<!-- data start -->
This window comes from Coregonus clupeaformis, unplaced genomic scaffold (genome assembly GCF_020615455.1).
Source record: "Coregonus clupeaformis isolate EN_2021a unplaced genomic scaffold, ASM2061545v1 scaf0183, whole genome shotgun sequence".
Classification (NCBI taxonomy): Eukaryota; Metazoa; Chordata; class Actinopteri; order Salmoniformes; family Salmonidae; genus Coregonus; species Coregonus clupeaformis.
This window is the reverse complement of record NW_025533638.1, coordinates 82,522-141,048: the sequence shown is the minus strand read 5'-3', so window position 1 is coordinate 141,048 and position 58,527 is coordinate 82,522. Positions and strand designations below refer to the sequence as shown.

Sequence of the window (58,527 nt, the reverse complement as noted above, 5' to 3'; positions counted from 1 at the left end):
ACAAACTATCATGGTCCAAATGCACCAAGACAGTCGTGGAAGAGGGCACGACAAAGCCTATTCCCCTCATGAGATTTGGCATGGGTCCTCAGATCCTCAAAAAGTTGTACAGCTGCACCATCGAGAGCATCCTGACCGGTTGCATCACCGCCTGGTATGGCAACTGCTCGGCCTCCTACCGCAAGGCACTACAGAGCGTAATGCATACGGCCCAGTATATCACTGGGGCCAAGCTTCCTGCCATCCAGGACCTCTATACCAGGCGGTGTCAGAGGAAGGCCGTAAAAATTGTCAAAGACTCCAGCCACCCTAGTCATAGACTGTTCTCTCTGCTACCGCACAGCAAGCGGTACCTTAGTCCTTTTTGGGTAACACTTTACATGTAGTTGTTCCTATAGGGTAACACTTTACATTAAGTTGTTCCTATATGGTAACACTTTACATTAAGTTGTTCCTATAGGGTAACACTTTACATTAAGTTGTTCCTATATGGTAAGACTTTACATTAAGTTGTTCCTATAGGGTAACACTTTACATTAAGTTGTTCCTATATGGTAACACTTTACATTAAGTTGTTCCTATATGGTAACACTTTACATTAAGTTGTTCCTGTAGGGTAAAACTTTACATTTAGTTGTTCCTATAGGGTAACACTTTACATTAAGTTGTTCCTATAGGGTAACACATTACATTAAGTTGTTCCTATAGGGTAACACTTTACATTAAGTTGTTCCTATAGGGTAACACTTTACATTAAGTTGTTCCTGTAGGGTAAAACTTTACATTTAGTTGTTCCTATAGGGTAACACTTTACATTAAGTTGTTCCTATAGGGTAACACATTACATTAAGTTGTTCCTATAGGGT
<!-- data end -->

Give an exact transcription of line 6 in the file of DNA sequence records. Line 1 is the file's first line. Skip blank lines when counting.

ACAAACTATCATGGTCCAAATGCACCAAGACAGTCGTGGAAGAGGGCACGACAAAGCCTATTCCCCTCATGAGATTTGGCATGGGTCCTCAGATCCTCAAAAAGTTGTACAGCTGCACCATCGAGAGCATCCTGACCGGTTGCATCACCGCCTGGTATGGCAACTGCTCGGCCTCCTACCGCAAGGCACTACAGAGCGTAATGCATACGGCCCAGTATATCACTGGGGCCAAGCTTCCTGCCATCCAGGACCTCTATACCAGGCGGTGTCAGAGGAAGGCCGTAAAAATTGTCAAAGACTCCAGCCACCCTAGTCATAGACTGTTCTCTCTGCTACCGCACAGCAAGCGGTACCTTAGTCCTTTTTGGGTAACACTTTACATGTAGTTGTTCCTATAGGGTAACACTTTACATTAAGTTGTTCCTATATGGTAACACTTTACATTAAGTTGTTCCTATAGGGTAACACTTTACATTAAGTTGTTCCTATATGGTAAGACTTTACATTAAGTTGTTCCTATAGGGTAACACTTTACATTAAGTTGTTCCTATATGGTAACACTTTACATTAAGTTGTTCCTATATGGTAACACTTTACATTAAGTTGTTCCTGTAGGGTAAAACTTTACATTTAGTTGTTCCTATAGGGTAACACTTTACATTAAGTTGTTCCTATAGGGTAACACATTACATTAAGTTGTTCCTATAGGGTAACACTTTACATTAAGTTGTTCCTATAGGGTAACACTTTACATTAAGTTGTTCCTGTAGGGTAAAACTTTACATTTAGTTGTTCCTATAGGGTAACACTTTACATTAAGTTGTTCCTATAGGGTAACACATTACATTAAGTTGTTCCTATAGGGT